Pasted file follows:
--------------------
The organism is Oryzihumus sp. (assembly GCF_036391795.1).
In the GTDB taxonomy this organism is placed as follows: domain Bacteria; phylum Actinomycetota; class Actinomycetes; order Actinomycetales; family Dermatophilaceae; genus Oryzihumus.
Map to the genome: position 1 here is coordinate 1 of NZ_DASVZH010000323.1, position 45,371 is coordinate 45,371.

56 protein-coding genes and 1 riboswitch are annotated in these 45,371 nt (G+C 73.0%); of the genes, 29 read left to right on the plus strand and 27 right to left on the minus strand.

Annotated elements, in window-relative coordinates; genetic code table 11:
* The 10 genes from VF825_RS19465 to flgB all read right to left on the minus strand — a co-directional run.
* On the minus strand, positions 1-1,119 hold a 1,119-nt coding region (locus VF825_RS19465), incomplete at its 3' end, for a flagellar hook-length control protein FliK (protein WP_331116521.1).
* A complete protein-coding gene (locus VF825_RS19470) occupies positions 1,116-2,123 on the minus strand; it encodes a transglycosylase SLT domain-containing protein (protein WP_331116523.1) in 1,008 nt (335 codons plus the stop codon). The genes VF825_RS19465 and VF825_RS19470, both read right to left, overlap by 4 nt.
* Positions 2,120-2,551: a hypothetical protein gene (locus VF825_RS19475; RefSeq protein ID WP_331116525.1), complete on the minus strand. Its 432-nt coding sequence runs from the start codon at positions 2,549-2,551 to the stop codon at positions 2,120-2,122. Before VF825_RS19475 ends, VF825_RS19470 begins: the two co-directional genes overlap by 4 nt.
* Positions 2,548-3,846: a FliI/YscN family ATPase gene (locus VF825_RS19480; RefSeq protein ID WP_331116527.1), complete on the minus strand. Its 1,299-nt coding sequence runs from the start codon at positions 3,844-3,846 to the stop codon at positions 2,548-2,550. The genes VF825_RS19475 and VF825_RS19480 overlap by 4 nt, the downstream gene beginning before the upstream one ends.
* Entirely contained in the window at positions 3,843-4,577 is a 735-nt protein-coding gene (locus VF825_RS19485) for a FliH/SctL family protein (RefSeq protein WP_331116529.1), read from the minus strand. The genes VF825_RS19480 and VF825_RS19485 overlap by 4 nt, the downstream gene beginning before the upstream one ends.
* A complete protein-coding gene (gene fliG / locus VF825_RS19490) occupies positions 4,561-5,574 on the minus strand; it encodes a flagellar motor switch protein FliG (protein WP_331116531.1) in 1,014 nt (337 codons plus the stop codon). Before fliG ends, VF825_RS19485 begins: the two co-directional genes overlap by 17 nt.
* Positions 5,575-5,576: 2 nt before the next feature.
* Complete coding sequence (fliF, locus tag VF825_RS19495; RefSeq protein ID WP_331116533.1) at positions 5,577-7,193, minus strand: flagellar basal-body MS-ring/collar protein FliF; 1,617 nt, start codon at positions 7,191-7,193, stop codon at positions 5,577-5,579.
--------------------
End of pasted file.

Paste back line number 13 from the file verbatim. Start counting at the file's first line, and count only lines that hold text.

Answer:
* Positions 5,575-5,576: 2 nt before the next feature.